Kaveh Golestan, veteran cameraman and acclaimed photojournalist, was killed Wednesday April 2 in northern Iraq. He was 52.
Golestan, an Iranian freelance cameraman filming for the BBC, died instantly when he fell on a landmine. He was part of a four-man BBC team filming at Kifri, near the Iranian border, about 60 miles south of Kirkuk.
Producer Stuart Hughes, also wounded in the incident, was taken to the American Military hospital in Sulaymaniya for treatment of a severe foot injury. Correspondent Jim Muir and their local translator were unhurt.
Golestan, the son of Iranian filmmaker and author Ebrahim Golestan, was among Iran’s most admired photographers. He drew particular acclaim for his photo coverage of the 1979 Iranian revolution and the Iraqi government’s 1988 poison gas attack on the Kurdish town of Halabja. He also covered the Iran-Iraq war and the American campaign in Afghanistan last year. Golestan had campaigned for freedom of expression in Iran. According to the BBC, an Iranian court gave him a suspended sentence after his footage of children inside the Hazrat Ali asylum was shown on CNN.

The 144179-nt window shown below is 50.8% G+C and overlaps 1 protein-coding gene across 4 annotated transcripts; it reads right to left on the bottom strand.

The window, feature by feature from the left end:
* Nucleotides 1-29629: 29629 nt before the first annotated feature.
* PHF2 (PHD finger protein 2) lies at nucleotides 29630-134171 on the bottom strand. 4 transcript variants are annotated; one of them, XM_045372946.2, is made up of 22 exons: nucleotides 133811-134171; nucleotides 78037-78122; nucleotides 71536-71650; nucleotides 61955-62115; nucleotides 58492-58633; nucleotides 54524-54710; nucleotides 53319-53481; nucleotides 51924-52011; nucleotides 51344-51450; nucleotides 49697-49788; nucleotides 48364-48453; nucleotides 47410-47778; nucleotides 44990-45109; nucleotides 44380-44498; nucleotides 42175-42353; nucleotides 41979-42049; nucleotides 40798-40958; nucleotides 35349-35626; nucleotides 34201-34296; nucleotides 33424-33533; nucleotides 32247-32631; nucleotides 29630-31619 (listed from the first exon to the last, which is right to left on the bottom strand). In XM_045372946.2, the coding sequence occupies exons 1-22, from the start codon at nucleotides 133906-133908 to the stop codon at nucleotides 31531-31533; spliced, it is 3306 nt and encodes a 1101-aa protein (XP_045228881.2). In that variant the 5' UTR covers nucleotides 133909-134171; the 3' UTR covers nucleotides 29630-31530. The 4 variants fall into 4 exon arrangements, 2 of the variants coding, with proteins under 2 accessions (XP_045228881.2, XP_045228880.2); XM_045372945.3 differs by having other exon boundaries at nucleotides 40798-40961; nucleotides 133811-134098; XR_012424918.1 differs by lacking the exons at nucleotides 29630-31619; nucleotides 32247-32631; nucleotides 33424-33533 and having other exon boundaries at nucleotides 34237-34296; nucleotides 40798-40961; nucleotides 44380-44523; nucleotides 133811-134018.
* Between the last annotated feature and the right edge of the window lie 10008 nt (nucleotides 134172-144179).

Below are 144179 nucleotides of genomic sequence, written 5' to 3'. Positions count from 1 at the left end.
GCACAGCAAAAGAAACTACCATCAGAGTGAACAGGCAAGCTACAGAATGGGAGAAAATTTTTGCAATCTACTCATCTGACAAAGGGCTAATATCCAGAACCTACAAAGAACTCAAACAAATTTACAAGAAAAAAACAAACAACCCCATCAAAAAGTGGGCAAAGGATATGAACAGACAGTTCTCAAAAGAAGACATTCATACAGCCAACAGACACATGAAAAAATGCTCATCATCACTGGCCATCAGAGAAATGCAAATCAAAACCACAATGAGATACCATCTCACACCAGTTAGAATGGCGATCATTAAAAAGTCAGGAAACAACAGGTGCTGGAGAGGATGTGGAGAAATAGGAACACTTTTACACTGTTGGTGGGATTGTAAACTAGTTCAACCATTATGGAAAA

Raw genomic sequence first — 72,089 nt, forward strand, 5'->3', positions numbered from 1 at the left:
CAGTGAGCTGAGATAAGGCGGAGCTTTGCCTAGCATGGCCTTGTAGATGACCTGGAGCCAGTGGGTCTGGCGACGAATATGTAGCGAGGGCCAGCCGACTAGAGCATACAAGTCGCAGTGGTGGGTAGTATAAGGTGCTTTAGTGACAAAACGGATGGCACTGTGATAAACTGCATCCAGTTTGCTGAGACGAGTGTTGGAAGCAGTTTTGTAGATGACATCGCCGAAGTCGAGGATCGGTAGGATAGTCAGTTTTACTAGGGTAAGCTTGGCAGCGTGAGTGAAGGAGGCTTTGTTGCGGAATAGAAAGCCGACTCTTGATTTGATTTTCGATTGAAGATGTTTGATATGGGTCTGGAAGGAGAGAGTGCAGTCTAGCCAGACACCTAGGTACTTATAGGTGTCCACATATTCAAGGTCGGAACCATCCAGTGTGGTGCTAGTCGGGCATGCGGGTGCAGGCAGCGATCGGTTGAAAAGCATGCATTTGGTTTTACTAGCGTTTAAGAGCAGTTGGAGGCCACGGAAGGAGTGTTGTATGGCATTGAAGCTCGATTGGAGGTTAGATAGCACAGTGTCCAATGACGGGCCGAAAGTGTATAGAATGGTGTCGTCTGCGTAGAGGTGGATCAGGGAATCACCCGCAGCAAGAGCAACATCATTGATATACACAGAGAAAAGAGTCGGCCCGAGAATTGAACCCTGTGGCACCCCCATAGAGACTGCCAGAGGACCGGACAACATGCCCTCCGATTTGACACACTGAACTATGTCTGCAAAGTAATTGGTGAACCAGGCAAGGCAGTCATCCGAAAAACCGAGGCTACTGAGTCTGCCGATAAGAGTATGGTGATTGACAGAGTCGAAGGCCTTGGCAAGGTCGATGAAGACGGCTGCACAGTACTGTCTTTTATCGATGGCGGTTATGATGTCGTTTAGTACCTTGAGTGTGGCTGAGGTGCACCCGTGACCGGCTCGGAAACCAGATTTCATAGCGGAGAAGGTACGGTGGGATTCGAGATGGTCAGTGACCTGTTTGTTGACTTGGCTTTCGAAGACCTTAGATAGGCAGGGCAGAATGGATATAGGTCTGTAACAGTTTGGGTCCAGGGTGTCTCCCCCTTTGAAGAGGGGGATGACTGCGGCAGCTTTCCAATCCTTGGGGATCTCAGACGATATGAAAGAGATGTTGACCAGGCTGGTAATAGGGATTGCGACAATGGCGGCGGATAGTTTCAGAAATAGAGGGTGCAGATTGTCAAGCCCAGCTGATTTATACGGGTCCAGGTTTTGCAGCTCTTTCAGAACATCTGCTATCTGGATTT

He had been working for the BBC as a freelancer for three years, mainly working out of their Tehran bureau, in September 2000. He had previously also worked for the Associated Press Television News and Time Magazine. He lived in London and Tehran and often taught college-level journalism.
He is survived by his wife and a 19-year-old son. Both live in Tehran.